A CIA contractor who was arrested over the weekend for allegedly fighting with a man over a parking space has been banned from possessing firearms in Colorado.
Raymond Davis, 37, appeared in a Douglas County courtroom on Tuesday where he learned he was charged with felony second-degree assault; disorderly conduct, a misdemeanor; and crime of violence, a sentence-enhancer count.
Davis, who is a 5 feet 9 inches tall and 235 pounds, appeared in court with his attorney.
The alleged victim and his wife, Jeff and Jacqueline Maes, were also in court. They did not speak during the proceeding.
At issue during the hour-long hearing was whether Davis could travel to the Washington D.C. area to continue his work for the federal government and whether he could use and possess a firearm.
Judge Susannna Meissner-Cutler ruled that Davis, under terms of his release, will be allowed to travel to the D.C. area and will be allowed to possess a firearm in connection with his work -- but only outside of the state.
He was banned from possessing weapons in Colorado, Meissner-Cutler ruled.
His bond was increased to $10,000. He did not make a plea in the case.
His next court appearance is Dec.15 at 1:30 p.m.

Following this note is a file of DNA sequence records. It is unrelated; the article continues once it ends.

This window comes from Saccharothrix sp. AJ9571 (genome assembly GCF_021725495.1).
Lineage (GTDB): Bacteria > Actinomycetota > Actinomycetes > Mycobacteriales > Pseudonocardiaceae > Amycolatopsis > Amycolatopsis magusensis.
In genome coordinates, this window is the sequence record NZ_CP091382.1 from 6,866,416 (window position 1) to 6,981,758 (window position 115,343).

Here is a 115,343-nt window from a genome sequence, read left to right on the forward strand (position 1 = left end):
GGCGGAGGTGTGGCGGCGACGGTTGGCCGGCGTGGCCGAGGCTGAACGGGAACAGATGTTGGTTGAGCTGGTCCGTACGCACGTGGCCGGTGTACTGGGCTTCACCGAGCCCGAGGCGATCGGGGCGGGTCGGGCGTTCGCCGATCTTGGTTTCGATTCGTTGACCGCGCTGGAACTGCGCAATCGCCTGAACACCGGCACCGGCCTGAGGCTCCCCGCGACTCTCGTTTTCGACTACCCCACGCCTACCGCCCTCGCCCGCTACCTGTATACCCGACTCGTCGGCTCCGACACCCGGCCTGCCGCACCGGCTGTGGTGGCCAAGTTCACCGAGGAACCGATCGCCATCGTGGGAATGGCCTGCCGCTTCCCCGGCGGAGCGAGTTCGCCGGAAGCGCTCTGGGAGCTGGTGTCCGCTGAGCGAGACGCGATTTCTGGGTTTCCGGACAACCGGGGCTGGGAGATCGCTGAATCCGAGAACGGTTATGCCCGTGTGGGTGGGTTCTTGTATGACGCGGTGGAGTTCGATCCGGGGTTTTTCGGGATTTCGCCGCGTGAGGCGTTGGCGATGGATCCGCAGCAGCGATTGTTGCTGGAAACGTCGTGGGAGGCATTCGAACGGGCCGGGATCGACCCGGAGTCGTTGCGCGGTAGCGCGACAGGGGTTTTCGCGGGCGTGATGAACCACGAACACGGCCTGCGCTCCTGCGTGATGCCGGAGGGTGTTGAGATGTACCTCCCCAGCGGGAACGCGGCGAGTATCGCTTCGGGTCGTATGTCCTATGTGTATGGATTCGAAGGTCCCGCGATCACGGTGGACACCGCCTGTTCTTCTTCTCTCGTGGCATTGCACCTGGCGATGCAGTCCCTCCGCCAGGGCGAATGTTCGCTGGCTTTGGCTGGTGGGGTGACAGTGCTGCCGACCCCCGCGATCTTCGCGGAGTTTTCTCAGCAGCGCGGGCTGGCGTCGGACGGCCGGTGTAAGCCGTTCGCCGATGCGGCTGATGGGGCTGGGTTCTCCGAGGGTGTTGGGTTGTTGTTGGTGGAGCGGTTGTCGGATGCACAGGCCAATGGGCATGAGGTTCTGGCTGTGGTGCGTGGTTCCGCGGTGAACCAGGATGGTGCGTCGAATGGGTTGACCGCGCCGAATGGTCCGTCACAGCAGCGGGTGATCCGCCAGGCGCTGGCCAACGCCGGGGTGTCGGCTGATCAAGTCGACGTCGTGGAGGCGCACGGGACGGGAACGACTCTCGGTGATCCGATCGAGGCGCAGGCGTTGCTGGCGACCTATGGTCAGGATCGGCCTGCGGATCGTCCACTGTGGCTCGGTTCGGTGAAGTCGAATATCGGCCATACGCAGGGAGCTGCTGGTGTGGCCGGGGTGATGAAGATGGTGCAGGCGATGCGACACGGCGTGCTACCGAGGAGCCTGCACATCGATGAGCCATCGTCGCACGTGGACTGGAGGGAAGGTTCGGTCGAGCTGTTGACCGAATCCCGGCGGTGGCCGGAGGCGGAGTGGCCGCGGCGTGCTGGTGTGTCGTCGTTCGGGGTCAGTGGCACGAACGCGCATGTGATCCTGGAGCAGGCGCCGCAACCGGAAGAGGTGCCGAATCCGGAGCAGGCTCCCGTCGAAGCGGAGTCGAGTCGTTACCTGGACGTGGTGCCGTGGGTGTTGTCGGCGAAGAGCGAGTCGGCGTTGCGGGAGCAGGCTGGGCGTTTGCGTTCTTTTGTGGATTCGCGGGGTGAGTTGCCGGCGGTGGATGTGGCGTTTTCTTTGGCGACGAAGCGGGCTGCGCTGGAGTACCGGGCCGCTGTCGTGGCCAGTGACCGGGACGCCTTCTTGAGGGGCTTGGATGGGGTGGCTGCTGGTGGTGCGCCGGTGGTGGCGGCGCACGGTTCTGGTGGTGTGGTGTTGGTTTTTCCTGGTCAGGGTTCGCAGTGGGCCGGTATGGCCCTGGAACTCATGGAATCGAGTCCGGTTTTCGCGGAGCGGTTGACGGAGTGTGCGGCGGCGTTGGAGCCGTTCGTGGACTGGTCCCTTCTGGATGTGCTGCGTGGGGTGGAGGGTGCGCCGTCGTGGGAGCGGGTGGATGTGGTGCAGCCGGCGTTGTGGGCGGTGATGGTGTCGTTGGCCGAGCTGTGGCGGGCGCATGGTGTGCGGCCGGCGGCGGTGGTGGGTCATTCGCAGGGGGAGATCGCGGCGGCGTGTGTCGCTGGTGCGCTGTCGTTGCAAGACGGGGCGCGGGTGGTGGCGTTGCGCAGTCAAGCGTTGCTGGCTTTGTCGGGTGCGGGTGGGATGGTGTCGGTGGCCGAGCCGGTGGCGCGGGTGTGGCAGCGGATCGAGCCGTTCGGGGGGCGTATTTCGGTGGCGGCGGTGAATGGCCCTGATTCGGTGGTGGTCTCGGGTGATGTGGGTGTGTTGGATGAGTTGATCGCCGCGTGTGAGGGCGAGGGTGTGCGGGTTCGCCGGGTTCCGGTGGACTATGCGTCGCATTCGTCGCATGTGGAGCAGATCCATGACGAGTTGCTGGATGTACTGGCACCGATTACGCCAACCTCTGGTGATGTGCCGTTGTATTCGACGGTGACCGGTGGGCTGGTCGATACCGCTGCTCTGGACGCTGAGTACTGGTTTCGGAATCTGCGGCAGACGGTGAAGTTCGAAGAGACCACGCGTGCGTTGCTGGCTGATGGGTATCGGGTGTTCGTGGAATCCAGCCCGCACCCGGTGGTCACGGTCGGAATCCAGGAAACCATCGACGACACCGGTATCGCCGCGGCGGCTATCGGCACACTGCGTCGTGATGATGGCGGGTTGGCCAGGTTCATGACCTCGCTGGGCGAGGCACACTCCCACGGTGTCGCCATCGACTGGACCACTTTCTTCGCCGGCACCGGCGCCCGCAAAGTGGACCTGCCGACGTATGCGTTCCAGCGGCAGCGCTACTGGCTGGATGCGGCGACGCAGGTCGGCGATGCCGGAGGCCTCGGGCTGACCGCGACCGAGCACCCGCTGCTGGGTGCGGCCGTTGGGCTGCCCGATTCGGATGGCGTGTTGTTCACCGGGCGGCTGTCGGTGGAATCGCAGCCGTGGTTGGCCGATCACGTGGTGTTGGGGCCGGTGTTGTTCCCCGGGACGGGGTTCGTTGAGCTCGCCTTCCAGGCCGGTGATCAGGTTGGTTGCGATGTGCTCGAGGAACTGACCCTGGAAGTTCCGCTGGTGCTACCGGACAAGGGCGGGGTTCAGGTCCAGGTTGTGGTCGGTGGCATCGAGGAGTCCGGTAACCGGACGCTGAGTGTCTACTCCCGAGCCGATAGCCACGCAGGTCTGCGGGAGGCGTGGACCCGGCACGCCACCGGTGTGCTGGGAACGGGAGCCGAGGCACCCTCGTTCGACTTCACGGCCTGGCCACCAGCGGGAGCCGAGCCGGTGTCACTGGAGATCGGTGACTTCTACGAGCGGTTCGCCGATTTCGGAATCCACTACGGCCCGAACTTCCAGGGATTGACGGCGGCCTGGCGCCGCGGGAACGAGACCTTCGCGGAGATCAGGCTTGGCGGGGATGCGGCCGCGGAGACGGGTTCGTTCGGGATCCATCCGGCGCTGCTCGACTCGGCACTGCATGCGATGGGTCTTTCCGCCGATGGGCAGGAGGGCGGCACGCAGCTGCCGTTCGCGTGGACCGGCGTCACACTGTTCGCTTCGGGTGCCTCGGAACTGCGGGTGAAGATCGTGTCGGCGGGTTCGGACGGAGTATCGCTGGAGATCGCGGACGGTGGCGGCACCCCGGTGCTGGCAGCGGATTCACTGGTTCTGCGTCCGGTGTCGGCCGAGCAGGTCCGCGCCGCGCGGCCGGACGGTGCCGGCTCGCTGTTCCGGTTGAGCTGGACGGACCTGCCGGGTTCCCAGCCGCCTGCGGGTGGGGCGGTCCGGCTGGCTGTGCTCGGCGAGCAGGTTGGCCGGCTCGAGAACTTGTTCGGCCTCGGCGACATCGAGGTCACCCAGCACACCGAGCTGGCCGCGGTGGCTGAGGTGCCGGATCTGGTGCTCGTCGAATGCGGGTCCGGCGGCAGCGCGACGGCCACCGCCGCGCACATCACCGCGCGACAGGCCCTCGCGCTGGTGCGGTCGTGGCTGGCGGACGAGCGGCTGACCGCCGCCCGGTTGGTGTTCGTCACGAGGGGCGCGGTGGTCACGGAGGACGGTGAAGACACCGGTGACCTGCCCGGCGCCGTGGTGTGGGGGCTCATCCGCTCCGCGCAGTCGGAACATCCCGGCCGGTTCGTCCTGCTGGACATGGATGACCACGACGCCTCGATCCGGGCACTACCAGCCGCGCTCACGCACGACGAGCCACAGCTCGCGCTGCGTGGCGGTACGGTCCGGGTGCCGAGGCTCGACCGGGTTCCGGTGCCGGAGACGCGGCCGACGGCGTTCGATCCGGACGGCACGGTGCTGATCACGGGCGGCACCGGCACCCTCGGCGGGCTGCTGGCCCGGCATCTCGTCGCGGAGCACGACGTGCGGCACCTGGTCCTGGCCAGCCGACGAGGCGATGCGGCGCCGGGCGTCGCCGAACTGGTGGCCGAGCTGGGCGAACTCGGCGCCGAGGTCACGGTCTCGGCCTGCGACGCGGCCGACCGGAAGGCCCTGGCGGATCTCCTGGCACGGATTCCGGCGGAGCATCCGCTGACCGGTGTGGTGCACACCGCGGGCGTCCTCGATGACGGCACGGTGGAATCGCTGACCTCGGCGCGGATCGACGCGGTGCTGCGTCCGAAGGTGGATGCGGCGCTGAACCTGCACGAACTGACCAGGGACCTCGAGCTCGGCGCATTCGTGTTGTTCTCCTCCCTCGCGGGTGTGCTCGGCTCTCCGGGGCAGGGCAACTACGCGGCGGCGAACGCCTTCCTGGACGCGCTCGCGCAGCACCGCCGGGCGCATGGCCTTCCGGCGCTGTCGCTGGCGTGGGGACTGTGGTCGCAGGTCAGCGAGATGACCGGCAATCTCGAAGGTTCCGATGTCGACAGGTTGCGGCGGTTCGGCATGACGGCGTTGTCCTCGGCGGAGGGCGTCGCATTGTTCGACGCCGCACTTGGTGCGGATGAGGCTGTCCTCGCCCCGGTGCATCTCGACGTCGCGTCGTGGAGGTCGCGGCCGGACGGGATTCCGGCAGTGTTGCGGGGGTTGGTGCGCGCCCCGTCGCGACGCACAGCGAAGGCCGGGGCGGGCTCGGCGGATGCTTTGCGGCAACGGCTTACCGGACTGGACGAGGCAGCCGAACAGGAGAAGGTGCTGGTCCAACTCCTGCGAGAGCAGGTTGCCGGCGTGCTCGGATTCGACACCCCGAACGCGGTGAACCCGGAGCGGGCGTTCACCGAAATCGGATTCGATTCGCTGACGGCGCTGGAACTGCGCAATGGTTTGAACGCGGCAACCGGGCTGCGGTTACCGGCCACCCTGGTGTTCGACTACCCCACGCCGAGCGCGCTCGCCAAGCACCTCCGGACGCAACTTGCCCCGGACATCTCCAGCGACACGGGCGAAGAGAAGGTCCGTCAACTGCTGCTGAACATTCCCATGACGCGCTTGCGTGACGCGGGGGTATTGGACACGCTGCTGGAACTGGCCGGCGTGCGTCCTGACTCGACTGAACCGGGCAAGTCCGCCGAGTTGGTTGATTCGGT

A conviction for second-degree assault, with a crime of violence designation, carries a mandatory minimum sentence of five years and a maximum sentence of 16 years in the Department of Corrections, with an additional mandatory parole period of three years.
Disorderly conduct carries a maximum sentence of up to six months in county jail.
The Saturday morning fight took place outside an Einstein Bros. Bagel shop in Highlands Ranch Town Center.
"He literally parked his car behind me and started shouting at me and I says, 'You need to relax.' And he got out of the car," the victim, Jeff Maes, told 7NEWS in an exclusive interview.
Davis was jailed in a Pakistani prison on Jan. 27, after he shot and killed two Pakistani men as he sat in his car.
Davis said he shot the two men in self-defense as they tried to rob him in late January. He claimed the two men attacked him as he drove through a busy Lahore neighborhood.
He was charged with two counts of murder in March and then released after the families of the two Pakistanis he killed pardoned him in exchange for $2.3 million in compensation or "blood money."
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